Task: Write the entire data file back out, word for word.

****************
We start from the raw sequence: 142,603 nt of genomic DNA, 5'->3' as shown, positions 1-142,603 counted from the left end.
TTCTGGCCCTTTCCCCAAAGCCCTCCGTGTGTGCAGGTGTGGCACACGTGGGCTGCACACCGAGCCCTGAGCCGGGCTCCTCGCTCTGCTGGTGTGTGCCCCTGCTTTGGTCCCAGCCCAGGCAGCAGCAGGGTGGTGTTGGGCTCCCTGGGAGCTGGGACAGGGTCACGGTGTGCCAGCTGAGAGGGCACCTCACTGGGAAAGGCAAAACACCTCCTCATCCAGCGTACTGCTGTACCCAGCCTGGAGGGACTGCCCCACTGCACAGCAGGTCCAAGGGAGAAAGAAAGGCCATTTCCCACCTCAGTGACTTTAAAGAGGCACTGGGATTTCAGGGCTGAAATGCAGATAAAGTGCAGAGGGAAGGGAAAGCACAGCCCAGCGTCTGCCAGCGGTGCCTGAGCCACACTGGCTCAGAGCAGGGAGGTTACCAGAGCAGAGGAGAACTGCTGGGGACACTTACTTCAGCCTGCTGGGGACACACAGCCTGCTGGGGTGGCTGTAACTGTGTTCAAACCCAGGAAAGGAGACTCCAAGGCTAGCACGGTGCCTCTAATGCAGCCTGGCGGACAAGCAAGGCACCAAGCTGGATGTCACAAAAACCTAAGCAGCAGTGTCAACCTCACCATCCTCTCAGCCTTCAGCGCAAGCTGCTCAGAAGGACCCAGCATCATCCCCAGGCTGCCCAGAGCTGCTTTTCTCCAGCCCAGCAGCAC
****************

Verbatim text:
We start from the raw sequence: 142,603 nt of genomic DNA, 5'->3' as shown, positions 1-142,603 counted from the left end.
TTCTGGCCCTTTCCCCAAAGCCCTCCGTGTGTGCAGGTGTGGCACACGTGGGCTGCACACCGAGCCCTGAGCCGGGCTCCTCGCTCTGCTGGTGTGTGCCCCTGCTTTGGTCCCAGCCCAGGCAGCAGCAGGGTGGTGTTGGGCTCCCTGGGAGCTGGGACAGGGTCACGGTGTGCCAGCTGAGAGGGCACCTCACTGGGAAAGGCAAAACACCTCCTCATCCAGCGTACTGCTGTACCCAGCCTGGAGGGACTGCCCCACTGCACAGCAGGTCCAAGGGAGAAAGAAAGGCCATTTCCCACCTCAGTGACTTTAAAGAGGCACTGGGATTTCAGGGCTGAAATGCAGATAAAGTGCAGAGGGAAGGGAAAGCACAGCCCAGCGTCTGCCAGCGGTGCCTGAGCCACACTGGCTCAGAGCAGGGAGGTTACCAGAGCAGAGGAGAACTGCTGGGGACACTTACTTCAGCCTGCTGGGGACACACAGCCTGCTGGGGTGGCTGTAACTGTGTTCAAACCCAGGAAAGGAGACTCCAAGGCTAGCACGGTGCCTCTAATGCAGCCTGGCGGACAAGCAAGGCACCAAGCTGGATGTCACAAAAACCTAAGCAGCAGTGTCAACCTCACCATCCTCTCAGCCTTCAGCGCAAGCTGCTCAGAAGGACCCAGCATCATCCCCAGGCTGCCCAGAGCTGCTTTTCTCCAGCCCAGCAGCAC